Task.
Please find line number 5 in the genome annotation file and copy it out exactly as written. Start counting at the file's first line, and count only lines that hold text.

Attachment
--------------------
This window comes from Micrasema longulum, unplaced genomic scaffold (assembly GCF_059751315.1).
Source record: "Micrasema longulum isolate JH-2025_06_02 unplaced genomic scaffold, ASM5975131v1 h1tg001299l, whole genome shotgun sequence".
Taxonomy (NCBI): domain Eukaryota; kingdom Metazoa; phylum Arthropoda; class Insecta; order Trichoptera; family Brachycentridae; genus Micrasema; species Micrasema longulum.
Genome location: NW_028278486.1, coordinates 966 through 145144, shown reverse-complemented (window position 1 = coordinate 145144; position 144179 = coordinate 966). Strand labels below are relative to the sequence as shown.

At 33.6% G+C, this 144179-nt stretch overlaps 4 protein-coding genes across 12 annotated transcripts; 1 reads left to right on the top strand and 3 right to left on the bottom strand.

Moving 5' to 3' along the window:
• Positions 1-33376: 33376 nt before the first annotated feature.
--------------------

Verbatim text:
At 33.6% G+C, this 144179-nt stretch overlaps 4 protein-coding genes across 12 annotated transcripts; 1 reads left to right on the top strand and 3 right to left on the bottom strand.